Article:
The Little Orme’s ravens return to the same nest each year, adding new material to renovate it as they need to. In the years I have watched them, they have raised only one or two young each year.
Both sexes build a nest of sticks cemented together with mud and bound and lined with moss and sheep’s wool or whatever is available locally, it is shaped into a deep cup, preferably on a ledge or in a crevice. They are amongst the earliest of birds to produce eggs, between February & April. There may be 4-6 eggs, pale green or blue with dark markings. Incubation, by the female only, takes about 19 days. Nestlings are fed by both parents until they leave at about 6 weeks.
MYTHOLOGY & FOLKLORE
The raven is probably one of the world’s most intelligent and playful bird. Modern experiments have shown that they can count up to 8. Our hunter-gatherer ancestors would have observed the keen intelligence of this bird. It has a well-documented habit of deliberately revealing the whereabouts of deer, so that hunting wolves can find their quarry and leave spoils, which the ravens could eat. Even modern deer-stalkers have reported ravens helping them to locate deer, as the birds know that they will receive the ‘gralloch’ or guts after the deer is killed.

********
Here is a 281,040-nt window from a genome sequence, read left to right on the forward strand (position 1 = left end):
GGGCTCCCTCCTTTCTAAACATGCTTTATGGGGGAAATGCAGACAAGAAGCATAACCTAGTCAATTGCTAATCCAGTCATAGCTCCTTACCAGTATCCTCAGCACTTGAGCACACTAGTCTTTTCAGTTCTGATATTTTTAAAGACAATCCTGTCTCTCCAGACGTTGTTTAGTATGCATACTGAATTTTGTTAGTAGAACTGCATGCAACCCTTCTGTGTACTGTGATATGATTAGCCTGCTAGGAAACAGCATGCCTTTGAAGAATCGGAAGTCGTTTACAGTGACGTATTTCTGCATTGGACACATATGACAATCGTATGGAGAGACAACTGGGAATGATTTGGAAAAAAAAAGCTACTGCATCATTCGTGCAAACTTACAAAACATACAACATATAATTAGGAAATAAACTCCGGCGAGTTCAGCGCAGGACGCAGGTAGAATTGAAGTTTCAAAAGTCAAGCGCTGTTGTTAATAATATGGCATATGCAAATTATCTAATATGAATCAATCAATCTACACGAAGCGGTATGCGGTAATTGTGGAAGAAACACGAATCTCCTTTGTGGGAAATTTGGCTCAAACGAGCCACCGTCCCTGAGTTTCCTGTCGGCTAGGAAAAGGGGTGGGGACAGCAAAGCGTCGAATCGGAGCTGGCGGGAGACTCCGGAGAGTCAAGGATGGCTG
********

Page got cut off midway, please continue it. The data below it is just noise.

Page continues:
Paradoxically it has also been regarded as a bird of ill-omen. The old collective noun for a group of ravens is an ‘unkindness’, perhaps because of its harsh call and its presence as a scavenger at scenes of death.
In the Old Testament of the Bible, the raven was the first bird Noah sent to look for land, and Elijah is described as being provided for by ravens. They are used as a symbol of God’s providence in both the New Testament and in Christian art.